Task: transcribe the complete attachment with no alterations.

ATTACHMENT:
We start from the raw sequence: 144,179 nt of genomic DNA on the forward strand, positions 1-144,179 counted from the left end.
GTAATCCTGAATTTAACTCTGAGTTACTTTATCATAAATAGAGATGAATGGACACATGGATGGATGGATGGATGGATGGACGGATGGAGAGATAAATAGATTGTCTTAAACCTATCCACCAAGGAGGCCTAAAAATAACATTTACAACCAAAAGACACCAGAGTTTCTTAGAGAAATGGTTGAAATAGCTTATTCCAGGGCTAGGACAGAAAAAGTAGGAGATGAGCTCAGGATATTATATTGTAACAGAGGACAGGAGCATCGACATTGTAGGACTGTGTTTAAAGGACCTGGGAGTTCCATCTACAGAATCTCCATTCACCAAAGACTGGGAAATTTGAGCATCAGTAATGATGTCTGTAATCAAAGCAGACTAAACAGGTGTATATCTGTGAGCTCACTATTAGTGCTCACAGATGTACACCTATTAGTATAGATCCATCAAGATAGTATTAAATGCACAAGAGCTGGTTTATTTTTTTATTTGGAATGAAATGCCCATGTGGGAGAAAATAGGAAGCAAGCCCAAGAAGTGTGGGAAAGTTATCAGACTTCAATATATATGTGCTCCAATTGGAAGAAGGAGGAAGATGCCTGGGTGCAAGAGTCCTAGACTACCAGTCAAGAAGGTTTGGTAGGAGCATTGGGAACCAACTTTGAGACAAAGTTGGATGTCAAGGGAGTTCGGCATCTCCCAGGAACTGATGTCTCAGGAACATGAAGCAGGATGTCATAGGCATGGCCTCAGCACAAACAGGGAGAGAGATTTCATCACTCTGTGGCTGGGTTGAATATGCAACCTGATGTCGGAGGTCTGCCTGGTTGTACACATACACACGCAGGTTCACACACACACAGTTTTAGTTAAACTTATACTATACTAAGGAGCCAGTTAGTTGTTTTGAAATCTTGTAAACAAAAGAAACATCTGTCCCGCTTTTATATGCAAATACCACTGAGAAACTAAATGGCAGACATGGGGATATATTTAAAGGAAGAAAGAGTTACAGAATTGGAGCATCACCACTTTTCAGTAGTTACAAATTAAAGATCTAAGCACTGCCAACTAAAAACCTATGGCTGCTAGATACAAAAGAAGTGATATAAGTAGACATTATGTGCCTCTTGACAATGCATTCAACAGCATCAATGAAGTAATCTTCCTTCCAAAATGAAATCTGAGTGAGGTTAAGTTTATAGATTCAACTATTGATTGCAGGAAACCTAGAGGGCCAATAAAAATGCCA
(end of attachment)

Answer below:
We start from the raw sequence: 144,179 nt of genomic DNA on the forward strand, positions 1-144,179 counted from the left end.
GTAATCCTGAATTTAACTCTGAGTTACTTTATCATAAATAGAGATGAATGGACACATGGATGGATGGATGGATGGATGGACGGATGGAGAGATAAATAGATTGTCTTAAACCTATCCACCAAGGAGGCCTAAAAATAACATTTACAACCAAAAGACACCAGAGTTTCTTAGAGAAATGGTTGAAATAGCTTATTCCAGGGCTAGGACAGAAAAAGTAGGAGATGAGCTCAGGATATTATATTGTAACAGAGGACAGGAGCATCGACATTGTAGGACTGTGTTTAAAGGACCTGGGAGTTCCATCTACAGAATCTCCATTCACCAAAGACTGGGAAATTTGAGCATCAGTAATGATGTCTGTAATCAAAGCAGACTAAACAGGTGTATATCTGTGAGCTCACTATTAGTGCTCACAGATGTACACCTATTAGTATAGATCCATCAAGATAGTATTAAATGCACAAGAGCTGGTTTATTTTTTTATTTGGAATGAAATGCCCATGTGGGAGAAAATAGGAAGCAAGCCCAAGAAGTGTGGGAAAGTTATCAGACTTCAATATATATGTGCTCCAATTGGAAGAAGGAGGAAGATGCCTGGGTGCAAGAGTCCTAGACTACCAGTCAAGAAGGTTTGGTAGGAGCATTGGGAACCAACTTTGAGACAAAGTTGGATGTCAAGGGAGTTCGGCATCTCCCAGGAACTGATGTCTCAGGAACATGAAGCAGGATGTCATAGGCATGGCCTCAGCACAAACAGGGAGAGAGATTTCATCACTCTGTGGCTGGGTTGAATATGCAACCTGATGTCGGAGGTCTGCCTGGTTGTACACATACACACGCAGGTTCACACACACACAGTTTTAGTTAAACTTATACTATACTAAGGAGCCAGTTAGTTGTTTTGAAATCTTGTAAACAAAAGAAACATCTGTCCCGCTTTTATATGCAAATACCACTGAGAAACTAAATGGCAGACATGGGGATATATTTAAAGGAAGAAAGAGTTACAGAATTGGAGCATCACCACTTTTCAGTAGTTACAAATTAAAGATCTAAGCACTGCCAACTAAAAACCTATGGCTGCTAGATACAAAAGAAGTGATATAAGTAGACATTATGTGCCTCTTGACAATGCATTCAACAGCATCAATGAAGTAATCTTCCTTCCAAAATGAAATCTGAGTGAGGTTAAGTTTATAGATTCAACTATTGATTGCAGGAAACCTAGAGGGCCAATAAAAATGCCA